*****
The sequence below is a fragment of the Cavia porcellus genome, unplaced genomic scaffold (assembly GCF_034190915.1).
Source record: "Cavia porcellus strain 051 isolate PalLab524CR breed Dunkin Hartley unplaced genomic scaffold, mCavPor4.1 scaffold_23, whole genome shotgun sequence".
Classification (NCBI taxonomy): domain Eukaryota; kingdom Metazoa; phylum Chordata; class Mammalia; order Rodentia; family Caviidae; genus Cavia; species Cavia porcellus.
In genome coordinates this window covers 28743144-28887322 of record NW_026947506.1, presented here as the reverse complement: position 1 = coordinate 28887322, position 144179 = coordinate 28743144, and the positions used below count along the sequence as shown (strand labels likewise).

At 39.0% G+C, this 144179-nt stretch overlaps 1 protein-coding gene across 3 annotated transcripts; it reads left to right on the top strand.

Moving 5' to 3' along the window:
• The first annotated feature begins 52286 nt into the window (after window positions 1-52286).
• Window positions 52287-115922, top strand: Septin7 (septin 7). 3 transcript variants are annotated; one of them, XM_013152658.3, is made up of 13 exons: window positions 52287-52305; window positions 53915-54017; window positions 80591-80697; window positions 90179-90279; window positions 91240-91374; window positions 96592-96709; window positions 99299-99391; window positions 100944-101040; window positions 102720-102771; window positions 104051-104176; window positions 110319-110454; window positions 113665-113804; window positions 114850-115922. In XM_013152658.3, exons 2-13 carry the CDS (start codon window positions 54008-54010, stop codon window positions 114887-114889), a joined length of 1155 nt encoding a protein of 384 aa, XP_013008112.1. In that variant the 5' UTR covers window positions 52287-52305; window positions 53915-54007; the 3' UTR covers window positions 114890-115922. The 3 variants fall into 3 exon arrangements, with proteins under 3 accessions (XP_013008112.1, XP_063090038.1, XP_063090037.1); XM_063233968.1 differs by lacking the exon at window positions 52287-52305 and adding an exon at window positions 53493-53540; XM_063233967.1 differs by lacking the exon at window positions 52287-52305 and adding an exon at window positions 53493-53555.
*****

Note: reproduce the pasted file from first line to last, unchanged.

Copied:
The sequence below is a fragment of the Cavia porcellus genome, unplaced genomic scaffold (assembly GCF_034190915.1).
Source record: "Cavia porcellus strain 051 isolate PalLab524CR breed Dunkin Hartley unplaced genomic scaffold, mCavPor4.1 scaffold_23, whole genome shotgun sequence".
Classification (NCBI taxonomy): domain Eukaryota; kingdom Metazoa; phylum Chordata; class Mammalia; order Rodentia; family Caviidae; genus Cavia; species Cavia porcellus.
In genome coordinates this window covers 28743144-28887322 of record NW_026947506.1, presented here as the reverse complement: position 1 = coordinate 28887322, position 144179 = coordinate 28743144, and the positions used below count along the sequence as shown (strand labels likewise).

At 39.0% G+C, this 144179-nt stretch overlaps 1 protein-coding gene across 3 annotated transcripts; it reads left to right on the top strand.

Moving 5' to 3' along the window:
• The first annotated feature begins 52286 nt into the window (after window positions 1-52286).
• Window positions 52287-115922, top strand: Septin7 (septin 7). 3 transcript variants are annotated; one of them, XM_013152658.3, is made up of 13 exons: window positions 52287-52305; window positions 53915-54017; window positions 80591-80697; window positions 90179-90279; window positions 91240-91374; window positions 96592-96709; window positions 99299-99391; window positions 100944-101040; window positions 102720-102771; window positions 104051-104176; window positions 110319-110454; window positions 113665-113804; window positions 114850-115922. In XM_013152658.3, exons 2-13 carry the CDS (start codon window positions 54008-54010, stop codon window positions 114887-114889), a joined length of 1155 nt encoding a protein of 384 aa, XP_013008112.1. In that variant the 5' UTR covers window positions 52287-52305; window positions 53915-54007; the 3' UTR covers window positions 114890-115922. The 3 variants fall into 3 exon arrangements, with proteins under 3 accessions (XP_013008112.1, XP_063090038.1, XP_063090037.1); XM_063233968.1 differs by lacking the exon at window positions 52287-52305 and adding an exon at window positions 53493-53540; XM_063233967.1 differs by lacking the exon at window positions 52287-52305 and adding an exon at window positions 53493-53555.